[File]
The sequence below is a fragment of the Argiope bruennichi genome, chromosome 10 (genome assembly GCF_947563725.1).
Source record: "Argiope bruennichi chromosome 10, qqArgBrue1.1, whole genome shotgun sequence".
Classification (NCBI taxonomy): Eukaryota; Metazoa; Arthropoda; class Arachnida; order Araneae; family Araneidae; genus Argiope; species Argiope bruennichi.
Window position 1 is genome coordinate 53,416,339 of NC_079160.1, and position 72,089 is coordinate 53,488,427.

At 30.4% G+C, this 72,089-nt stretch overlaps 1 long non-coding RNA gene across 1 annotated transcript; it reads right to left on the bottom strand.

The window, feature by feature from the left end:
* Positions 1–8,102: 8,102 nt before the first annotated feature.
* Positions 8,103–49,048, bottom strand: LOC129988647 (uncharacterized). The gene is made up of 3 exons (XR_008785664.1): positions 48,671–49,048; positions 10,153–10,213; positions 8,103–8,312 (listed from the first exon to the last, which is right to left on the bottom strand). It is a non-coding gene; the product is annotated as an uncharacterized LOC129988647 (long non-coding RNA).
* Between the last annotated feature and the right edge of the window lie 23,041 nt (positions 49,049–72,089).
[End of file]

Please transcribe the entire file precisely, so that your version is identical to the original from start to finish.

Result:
The sequence below is a fragment of the Argiope bruennichi genome, chromosome 10 (genome assembly GCF_947563725.1).
Source record: "Argiope bruennichi chromosome 10, qqArgBrue1.1, whole genome shotgun sequence".
Classification (NCBI taxonomy): Eukaryota; Metazoa; Arthropoda; class Arachnida; order Araneae; family Araneidae; genus Argiope; species Argiope bruennichi.
Window position 1 is genome coordinate 53,416,339 of NC_079160.1, and position 72,089 is coordinate 53,488,427.

At 30.4% G+C, this 72,089-nt stretch overlaps 1 long non-coding RNA gene across 1 annotated transcript; it reads right to left on the bottom strand.

The window, feature by feature from the left end:
* Positions 1–8,102: 8,102 nt before the first annotated feature.
* Positions 8,103–49,048, bottom strand: LOC129988647 (uncharacterized). The gene is made up of 3 exons (XR_008785664.1): positions 48,671–49,048; positions 10,153–10,213; positions 8,103–8,312 (listed from the first exon to the last, which is right to left on the bottom strand). It is a non-coding gene; the product is annotated as an uncharacterized LOC129988647 (long non-coding RNA).
* Between the last annotated feature and the right edge of the window lie 23,041 nt (positions 49,049–72,089).